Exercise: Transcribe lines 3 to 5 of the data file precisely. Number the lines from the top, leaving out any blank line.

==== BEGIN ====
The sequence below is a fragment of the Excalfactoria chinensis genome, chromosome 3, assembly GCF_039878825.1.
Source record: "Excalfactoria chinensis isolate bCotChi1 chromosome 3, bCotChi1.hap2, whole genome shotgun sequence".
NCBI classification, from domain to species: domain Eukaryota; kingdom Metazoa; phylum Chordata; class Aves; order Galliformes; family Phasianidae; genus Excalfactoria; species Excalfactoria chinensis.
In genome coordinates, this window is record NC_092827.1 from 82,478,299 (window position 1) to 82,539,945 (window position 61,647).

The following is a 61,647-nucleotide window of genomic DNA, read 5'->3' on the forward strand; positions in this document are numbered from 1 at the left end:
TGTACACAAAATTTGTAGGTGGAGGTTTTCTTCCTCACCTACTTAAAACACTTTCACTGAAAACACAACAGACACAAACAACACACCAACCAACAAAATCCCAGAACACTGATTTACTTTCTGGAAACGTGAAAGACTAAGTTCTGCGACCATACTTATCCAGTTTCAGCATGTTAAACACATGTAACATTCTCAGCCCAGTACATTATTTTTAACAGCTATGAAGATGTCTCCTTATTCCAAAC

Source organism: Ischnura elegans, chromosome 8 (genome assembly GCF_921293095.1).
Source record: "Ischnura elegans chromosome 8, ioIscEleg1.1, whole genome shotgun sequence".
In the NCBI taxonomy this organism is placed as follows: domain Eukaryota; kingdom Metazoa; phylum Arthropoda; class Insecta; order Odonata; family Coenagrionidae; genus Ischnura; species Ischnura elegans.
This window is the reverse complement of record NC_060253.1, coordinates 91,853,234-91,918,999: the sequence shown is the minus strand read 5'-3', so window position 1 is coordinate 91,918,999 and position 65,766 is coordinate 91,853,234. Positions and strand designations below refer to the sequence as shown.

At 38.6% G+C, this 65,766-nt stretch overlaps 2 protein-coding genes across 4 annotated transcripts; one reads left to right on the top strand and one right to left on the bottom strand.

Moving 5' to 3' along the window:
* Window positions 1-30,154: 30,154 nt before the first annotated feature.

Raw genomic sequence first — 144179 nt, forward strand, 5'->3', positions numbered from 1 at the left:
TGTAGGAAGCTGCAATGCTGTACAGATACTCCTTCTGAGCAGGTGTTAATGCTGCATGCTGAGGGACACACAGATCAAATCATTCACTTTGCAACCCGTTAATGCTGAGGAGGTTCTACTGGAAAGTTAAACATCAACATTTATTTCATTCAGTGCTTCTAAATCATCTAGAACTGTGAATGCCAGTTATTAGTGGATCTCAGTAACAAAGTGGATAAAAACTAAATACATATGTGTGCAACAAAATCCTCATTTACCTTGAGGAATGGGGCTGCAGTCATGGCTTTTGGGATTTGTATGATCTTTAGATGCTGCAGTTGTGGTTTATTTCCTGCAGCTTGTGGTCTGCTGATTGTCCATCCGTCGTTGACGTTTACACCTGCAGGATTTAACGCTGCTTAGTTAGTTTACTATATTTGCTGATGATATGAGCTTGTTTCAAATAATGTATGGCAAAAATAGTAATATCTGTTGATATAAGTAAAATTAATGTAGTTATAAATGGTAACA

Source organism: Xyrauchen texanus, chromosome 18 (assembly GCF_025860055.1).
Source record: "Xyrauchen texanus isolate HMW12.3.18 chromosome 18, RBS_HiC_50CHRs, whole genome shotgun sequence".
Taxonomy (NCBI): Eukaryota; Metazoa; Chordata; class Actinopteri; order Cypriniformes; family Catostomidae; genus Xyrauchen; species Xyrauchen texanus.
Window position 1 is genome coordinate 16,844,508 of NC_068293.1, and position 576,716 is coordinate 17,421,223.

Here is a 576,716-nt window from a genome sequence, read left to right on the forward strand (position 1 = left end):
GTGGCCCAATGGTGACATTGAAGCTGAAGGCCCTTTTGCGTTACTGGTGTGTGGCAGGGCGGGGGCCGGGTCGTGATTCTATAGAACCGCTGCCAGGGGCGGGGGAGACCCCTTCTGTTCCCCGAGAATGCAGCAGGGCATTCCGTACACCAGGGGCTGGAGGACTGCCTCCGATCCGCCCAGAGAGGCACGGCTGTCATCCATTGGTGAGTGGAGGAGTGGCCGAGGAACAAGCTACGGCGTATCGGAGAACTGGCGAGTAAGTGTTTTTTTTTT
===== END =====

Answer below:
NCBI classification, from domain to species: domain Eukaryota; kingdom Metazoa; phylum Chordata; class Aves; order Galliformes; family Phasianidae; genus Excalfactoria; species Excalfactoria chinensis.
In genome coordinates, this window is record NC_092827.1 from 82,478,299 (window position 1) to 82,539,945 (window position 61,647).

The following is a 61,647-nucleotide window of genomic DNA, read 5'->3' on the forward strand; positions in this document are numbered from 1 at the left end: